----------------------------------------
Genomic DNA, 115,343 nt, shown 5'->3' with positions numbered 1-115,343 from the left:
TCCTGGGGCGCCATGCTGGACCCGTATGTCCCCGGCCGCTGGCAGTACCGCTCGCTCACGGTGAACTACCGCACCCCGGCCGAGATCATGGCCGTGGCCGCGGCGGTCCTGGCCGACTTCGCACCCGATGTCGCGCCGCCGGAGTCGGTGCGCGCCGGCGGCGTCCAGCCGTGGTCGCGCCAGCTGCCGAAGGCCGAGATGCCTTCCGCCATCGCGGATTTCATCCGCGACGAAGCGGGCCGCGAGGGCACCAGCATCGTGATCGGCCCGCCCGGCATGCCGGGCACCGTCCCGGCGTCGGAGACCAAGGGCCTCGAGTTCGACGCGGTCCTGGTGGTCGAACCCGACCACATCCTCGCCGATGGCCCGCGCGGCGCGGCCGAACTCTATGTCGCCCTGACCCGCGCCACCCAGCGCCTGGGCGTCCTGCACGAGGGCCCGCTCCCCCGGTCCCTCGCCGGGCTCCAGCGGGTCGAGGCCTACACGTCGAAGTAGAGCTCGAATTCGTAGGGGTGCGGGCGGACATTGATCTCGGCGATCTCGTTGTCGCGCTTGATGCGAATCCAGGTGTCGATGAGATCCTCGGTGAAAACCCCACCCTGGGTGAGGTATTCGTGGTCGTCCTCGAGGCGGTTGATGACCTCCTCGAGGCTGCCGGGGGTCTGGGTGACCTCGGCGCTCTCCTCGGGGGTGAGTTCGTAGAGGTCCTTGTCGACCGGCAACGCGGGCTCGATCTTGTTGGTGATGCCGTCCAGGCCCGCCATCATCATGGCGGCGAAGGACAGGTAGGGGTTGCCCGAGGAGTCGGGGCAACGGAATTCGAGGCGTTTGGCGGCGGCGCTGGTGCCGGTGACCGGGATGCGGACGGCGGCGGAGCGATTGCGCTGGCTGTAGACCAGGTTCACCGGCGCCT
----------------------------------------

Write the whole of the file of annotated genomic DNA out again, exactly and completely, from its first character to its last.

Genomic DNA, 115,343 nt, shown 5'->3' with positions numbered 1-115,343 from the left:
TCCTGGGGCGCCATGCTGGACCCGTATGTCCCCGGCCGCTGGCAGTACCGCTCGCTCACGGTGAACTACCGCACCCCGGCCGAGATCATGGCCGTGGCCGCGGCGGTCCTGGCCGACTTCGCACCCGATGTCGCGCCGCCGGAGTCGGTGCGCGCCGGCGGCGTCCAGCCGTGGTCGCGCCAGCTGCCGAAGGCCGAGATGCCTTCCGCCATCGCGGATTTCATCCGCGACGAAGCGGGCCGCGAGGGCACCAGCATCGTGATCGGCCCGCCCGGCATGCCGGGCACCGTCCCGGCGTCGGAGACCAAGGGCCTCGAGTTCGACGCGGTCCTGGTGGTCGAACCCGACCACATCCTCGCCGATGGCCCGCGCGGCGCGGCCGAACTCTATGTCGCCCTGACCCGCGCCACCCAGCGCCTGGGCGTCCTGCACGAGGGCCCGCTCCCCCGGTCCCTCGCCGGGCTCCAGCGGGTCGAGGCCTACACGTCGAAGTAGAGCTCGAATTCGTAGGGGTGCGGGCGGACATTGATCTCGGCGATCTCGTTGTCGCGCTTGATGCGAATCCAGGTGTCGATGAGATCCTCGGTGAAAACCCCACCCTGGGTGAGGTATTCGTGGTCGTCCTCGAGGCGGTTGATGACCTCCTCGAGGCTGCCGGGGGTCTGGGTGACCTCGGCGCTCTCCTCGGGGGTGAGTTCGTAGAGGTCCTTGTCGACCGGCAACGCGGGCTCGATCTTGTTGGTGATGCCGTCCAGGCCCGCCATCATCATGGCGGCGAAGGACAGGTAGGGGTTGCCCGAGGAGTCGGGGCAACGGAATTCGAGGCGTTTGGCGGCGGCGCTGGTGCCGGTGACCGGGATGCGGACGGCGGCGGAGCGATTGCGCTGGCTGTAGACCAGGTTCACCGGCGCCT